Now understood to describe the classicizing style which evolved in European art of the later 18th and early 19th centuries in reaction to the florid sensuality of the Rococo. It embraced the fine and decorative arts and architecture, and its masters included the painter David (The Oath of the Horatii, Louvre, Paris), the sculptor Canova, and the architects Ledoux and Soane. The term was actually devised later, in the 1880s, and was originally pejorative, denoting 'pseudo-classical,' and particularly directed at Jacques-Louis David and his school.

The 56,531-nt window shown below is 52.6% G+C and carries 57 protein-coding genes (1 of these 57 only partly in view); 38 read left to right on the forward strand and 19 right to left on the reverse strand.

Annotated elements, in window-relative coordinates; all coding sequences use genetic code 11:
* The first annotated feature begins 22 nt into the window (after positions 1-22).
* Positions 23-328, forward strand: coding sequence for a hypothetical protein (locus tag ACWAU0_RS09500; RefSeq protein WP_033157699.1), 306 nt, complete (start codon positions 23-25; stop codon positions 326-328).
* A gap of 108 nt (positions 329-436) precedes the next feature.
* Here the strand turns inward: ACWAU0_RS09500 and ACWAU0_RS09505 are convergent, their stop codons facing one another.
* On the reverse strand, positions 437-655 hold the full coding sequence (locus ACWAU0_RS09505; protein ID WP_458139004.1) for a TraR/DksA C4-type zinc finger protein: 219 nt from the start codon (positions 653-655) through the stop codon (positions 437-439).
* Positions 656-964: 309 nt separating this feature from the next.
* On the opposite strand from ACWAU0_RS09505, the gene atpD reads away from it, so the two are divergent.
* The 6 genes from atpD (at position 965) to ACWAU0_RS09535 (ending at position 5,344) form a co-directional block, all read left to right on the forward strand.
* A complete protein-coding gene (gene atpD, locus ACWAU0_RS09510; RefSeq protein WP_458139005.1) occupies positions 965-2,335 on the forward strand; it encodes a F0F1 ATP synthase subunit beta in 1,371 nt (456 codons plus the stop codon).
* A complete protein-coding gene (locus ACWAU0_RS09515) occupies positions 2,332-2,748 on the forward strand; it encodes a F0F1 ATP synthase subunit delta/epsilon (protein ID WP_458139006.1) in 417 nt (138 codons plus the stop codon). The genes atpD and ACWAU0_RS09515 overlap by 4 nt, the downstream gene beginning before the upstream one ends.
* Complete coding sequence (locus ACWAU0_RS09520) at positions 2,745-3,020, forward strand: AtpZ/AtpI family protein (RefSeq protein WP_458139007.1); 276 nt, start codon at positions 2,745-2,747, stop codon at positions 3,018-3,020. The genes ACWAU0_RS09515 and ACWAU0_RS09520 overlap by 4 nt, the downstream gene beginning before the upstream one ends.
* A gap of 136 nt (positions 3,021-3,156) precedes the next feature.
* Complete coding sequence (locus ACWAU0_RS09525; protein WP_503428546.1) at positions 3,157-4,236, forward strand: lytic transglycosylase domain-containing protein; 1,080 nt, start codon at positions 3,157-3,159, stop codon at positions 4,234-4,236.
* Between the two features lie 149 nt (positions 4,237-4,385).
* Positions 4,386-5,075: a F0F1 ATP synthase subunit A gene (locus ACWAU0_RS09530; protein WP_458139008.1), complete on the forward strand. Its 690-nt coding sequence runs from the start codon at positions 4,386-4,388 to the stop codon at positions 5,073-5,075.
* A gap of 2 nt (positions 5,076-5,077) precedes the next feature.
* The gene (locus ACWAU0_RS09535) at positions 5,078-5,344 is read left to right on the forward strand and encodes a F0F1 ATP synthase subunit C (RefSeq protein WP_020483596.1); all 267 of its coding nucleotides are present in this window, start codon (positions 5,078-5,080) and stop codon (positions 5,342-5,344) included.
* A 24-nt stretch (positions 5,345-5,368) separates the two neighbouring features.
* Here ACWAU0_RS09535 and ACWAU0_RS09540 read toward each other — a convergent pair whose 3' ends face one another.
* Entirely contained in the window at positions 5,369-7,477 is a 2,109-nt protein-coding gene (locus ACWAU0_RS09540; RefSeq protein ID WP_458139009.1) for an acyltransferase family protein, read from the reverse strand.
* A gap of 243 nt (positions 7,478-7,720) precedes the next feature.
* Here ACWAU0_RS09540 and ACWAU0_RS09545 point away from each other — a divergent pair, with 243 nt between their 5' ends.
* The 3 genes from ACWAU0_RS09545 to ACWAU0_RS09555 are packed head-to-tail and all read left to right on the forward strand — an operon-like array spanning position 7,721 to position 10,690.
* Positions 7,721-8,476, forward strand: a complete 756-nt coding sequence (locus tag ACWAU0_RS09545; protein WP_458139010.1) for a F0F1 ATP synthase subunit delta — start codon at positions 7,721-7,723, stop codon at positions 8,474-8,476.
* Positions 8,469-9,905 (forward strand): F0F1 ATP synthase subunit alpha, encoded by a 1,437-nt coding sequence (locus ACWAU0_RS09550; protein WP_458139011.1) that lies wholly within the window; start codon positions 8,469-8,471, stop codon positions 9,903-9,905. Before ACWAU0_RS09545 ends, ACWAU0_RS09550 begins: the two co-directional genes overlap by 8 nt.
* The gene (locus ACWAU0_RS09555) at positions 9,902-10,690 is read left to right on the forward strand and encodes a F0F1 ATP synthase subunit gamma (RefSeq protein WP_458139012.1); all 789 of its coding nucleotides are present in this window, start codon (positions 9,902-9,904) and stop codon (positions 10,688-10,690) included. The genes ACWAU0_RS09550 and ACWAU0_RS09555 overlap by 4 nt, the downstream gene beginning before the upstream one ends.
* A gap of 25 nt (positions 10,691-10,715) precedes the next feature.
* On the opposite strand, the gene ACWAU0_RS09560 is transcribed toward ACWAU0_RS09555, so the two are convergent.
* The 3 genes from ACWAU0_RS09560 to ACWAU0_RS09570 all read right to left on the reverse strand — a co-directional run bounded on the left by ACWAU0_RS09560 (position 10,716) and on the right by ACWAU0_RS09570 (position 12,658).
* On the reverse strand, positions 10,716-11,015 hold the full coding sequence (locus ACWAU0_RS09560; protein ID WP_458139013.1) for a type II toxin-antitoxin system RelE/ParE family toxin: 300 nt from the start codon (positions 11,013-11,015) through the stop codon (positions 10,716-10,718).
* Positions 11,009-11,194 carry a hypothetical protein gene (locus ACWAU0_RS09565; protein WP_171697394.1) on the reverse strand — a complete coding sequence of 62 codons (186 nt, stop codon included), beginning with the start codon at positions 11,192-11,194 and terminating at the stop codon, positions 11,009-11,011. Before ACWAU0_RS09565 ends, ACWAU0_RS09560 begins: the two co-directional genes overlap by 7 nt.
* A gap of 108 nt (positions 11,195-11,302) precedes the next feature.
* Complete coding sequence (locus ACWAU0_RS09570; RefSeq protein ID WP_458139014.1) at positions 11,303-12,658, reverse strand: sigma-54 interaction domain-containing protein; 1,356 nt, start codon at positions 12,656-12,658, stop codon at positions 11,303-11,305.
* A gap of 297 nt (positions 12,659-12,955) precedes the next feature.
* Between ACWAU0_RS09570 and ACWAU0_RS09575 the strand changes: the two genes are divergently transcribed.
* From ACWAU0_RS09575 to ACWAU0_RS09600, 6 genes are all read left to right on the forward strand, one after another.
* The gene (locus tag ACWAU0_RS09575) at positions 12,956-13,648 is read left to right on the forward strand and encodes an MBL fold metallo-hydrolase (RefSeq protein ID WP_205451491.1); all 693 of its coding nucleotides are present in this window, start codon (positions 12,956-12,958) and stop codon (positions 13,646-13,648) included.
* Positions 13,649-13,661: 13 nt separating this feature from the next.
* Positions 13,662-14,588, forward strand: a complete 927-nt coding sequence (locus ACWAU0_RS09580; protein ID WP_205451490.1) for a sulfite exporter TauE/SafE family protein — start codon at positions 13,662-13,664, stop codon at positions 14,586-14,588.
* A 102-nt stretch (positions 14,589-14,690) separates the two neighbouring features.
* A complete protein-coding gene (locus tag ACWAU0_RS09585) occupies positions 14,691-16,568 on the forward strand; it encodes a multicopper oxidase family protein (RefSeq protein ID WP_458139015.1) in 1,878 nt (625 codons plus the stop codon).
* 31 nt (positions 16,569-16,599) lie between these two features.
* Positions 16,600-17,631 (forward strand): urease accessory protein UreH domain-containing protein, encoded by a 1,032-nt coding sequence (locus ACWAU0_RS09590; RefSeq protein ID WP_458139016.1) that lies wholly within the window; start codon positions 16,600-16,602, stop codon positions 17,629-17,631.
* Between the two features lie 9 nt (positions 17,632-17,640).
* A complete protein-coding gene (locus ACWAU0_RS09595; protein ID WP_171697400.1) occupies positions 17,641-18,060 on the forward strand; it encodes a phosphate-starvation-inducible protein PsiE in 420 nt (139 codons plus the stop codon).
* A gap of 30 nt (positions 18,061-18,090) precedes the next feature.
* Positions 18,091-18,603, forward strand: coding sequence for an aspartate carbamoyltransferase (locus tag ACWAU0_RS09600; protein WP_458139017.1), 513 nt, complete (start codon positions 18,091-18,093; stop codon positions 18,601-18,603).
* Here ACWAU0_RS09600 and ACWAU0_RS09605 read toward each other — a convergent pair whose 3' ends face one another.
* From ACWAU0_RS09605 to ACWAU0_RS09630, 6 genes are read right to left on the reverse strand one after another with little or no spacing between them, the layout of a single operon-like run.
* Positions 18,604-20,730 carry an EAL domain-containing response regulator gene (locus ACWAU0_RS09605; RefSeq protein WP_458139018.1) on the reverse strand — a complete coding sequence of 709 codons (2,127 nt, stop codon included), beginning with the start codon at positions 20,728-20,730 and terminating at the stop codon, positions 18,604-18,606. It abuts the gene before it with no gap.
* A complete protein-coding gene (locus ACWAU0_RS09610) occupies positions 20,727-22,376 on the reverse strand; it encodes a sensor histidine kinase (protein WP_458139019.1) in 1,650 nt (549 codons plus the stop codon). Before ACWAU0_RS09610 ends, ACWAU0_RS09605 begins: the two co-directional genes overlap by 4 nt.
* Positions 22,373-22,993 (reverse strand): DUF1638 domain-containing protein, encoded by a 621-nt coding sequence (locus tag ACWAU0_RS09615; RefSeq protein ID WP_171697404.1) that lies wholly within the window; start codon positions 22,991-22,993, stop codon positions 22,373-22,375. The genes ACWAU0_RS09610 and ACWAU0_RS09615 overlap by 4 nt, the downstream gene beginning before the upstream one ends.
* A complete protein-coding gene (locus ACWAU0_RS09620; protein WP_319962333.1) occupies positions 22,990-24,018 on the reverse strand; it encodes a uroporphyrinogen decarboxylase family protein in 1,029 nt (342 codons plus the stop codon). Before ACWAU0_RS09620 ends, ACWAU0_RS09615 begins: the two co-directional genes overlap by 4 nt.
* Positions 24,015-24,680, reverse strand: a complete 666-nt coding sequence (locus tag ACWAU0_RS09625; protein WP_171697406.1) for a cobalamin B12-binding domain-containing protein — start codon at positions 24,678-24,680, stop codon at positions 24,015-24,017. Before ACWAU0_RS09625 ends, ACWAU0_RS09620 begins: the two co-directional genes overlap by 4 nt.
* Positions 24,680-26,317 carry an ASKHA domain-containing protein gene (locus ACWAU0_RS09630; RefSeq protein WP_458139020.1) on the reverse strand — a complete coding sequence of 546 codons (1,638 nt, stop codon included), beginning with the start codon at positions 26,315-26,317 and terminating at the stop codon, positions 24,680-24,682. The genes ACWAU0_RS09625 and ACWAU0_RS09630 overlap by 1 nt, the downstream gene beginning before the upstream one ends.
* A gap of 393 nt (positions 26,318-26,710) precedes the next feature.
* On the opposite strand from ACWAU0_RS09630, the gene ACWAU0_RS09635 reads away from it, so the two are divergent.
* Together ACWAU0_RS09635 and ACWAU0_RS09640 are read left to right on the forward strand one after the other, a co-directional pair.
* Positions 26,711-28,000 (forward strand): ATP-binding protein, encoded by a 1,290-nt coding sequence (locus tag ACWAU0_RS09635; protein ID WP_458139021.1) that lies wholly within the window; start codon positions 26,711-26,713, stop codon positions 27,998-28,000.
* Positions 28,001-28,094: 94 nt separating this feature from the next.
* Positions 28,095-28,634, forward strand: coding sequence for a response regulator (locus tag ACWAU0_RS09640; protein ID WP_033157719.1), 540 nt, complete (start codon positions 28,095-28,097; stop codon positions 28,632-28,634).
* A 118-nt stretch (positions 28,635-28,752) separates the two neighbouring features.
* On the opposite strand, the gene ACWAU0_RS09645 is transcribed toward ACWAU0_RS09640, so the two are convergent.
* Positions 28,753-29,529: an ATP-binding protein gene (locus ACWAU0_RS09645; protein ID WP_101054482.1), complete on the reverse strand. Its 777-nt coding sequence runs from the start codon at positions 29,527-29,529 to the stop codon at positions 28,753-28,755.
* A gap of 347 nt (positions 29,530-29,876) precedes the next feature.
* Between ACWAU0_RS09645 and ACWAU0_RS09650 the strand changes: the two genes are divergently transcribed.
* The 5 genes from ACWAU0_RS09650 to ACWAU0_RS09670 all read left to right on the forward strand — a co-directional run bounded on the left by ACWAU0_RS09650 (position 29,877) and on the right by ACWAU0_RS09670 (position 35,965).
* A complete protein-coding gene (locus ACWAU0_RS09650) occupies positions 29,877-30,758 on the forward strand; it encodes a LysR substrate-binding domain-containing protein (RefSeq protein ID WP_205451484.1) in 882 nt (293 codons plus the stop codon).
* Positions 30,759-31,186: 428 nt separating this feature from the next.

Neoclassicism is now seen to have achieved a purity of expression, however, and would have been referred to by its practitioners as the 'true' or 'correct' style. It was based on the study of antique art, which was to be imitated but not slavishly copied, and thus embody what were perceived to be the general and permanent principles of the visual arts as formulated by the ancients. Its first great theorist was J. J. Winckelmann (1717-68), whose Reflections on the Painting and Sculpture of the Greeks was published in English translation in 1765.